Recently, Marist College has considered updating the campus wide master plan in order to accommodate the growing needs of the Marist population as well as one sports program in particular. The changes made to the plan are expected to include the construction of new housing in order to accommodate the growing population here at Marist, as the number of incoming freshman seems to multiply every year. In addition, the updated plan would include the building of a 400 meter track complex, addressing the obvious needs of the track and field program. For many years, Marist’s track and field program has managed to function and compete at a Division I level though an actual track or running complex cannot be found on Marist College’s beautiful campus. The updates made to the master plan have yet to be confirmed and are far from definite, but the coaches and members of the track and field program are certainly hoping for the best in regards to the possible construction.
“A new track has potential to elevate our program on many levels. First, from a recruiting standpoint, we would have something to show to our recruits. We currently have no facilities, so that makes recruiting a challenge. From a day-to-day practice standpoint, our athletes spend a fair amount of time in athletic department vans, shuttling to our off-campus training venues. This would be reduced with an on-campus facility. Lastly, we would be able to field a more broad-based program. We currently have few to no field-event competitors, due to a lack of practice space for those events,” said Pete Colaizzo, head coach of Marist’s Track and Field team.
Currently, the team spends a great deal of time traveling to various facilities throughout the Mid-Hudson Valley. On certain days of the week the team piles into vans and travels to Vassar College or Spackenkill High School to practice on their tracks. On other days the team spends their practice lifting or at the main gym in the James J. McCann Recreation Center here on Marist’s campus. The inconvenience of not having a track includes the time and money spent transporting the athletes to various facilities. Additionally, it is a definite disadvantage in the process of recruiting new and incoming athletes to join Marist’s track program.
“Coming into my freshman year, I heard that the newly renovated McCann Center would no longer include an indoor track, and adding to the fact that there was no outdoor track either, I had some initial concerns,” said Kyle Hannafin, a junior on Marist’s track team. “Coach Pete Colaizzo ensured that the program would continue to be successful despite the fact that there is no track on campus.”
A track on Marist College’s campus would provide countless advantages to the existing track and field program. Currently, the appeal of Marist’s track and field program is greatly diminished due to the absence of a track complex or facility. The team, which already has success could possibly elevate to an entirely new level of success once the nuisance of not having its own track is eliminated.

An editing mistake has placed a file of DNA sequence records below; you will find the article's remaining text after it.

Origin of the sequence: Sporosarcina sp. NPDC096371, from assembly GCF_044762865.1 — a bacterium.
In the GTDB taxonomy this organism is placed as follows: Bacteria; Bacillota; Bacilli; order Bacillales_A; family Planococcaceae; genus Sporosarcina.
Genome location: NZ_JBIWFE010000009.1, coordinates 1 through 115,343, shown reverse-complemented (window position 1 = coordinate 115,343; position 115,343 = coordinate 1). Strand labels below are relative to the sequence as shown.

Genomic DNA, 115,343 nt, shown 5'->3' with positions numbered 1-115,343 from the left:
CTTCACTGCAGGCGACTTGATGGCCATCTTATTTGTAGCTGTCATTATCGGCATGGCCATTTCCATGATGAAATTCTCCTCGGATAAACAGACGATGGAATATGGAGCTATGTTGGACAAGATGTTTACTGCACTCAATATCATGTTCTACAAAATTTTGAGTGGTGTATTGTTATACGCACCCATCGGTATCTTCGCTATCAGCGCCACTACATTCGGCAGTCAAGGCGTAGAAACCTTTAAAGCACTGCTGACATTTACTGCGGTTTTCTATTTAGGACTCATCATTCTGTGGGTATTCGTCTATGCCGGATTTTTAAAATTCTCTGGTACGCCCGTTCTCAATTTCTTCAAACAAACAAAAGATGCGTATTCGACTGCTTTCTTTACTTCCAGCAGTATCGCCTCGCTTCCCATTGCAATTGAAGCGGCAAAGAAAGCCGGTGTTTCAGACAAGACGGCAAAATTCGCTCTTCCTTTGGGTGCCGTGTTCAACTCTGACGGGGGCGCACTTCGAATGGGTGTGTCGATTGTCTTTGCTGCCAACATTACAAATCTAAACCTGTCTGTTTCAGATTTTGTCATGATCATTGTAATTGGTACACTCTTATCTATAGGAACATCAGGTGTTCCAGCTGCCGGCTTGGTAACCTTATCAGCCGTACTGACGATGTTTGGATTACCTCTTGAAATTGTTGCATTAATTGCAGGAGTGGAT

“It would definitely cut down travel time for us and give us more opportunity to have quality workouts instead of rushing to get back to campus for class,” said Katie McEvoy, a member of Marist’s women’s track team. “It would definitely make us a more competitive team.”
Ken Walshak, team captain and member of the men’s track team, reiterates the problematic themes caused by Marist’s lack of a track facility saying, “It starts with recruiting. When you don’t have a track, recruits looking at the school tend to shy away. This is a problem because we are losing talent due to lack of facilities.”
In regards to those already on the team, Walshak continues, “We spend a great deal of time traveling to facilities in order to practice. With our own track we would save travel time, resulting in more time spent in the weight room, training room, and library.”
As a Division I program, Marist College is among the few schools that have a competitive track and field team, yet lack the actual track and facilities generally necessary to compete. Regardless of the lack of facilities, Marist’s track team still manages to be a competitive program within their conference, but there is room for improvement.
“With a track, field recruits would be more inclined to come here which results in more points at MAAC’s and hopefully some championships,” says Ken Walshak.
The updated plan discusses the possibility of constructing the track at the athletic fields at the North end of campus, an area which is rarely used by existing sports teams. The construction of a track would certainly benefit Marist as a whole, as it would allow for the college to host meets and competitions amongst schools.
While a track on campus would undoubtedly benefit the track and field program, the addition to campus would also provide a useful facility for all members of the Marist community to enjoy. As Coach Pete Colaizzo points out, “From employees wanting to go for a walk on their lunch break, to other athletes looking to get a quality running workout. It would really be a plus for everyone.”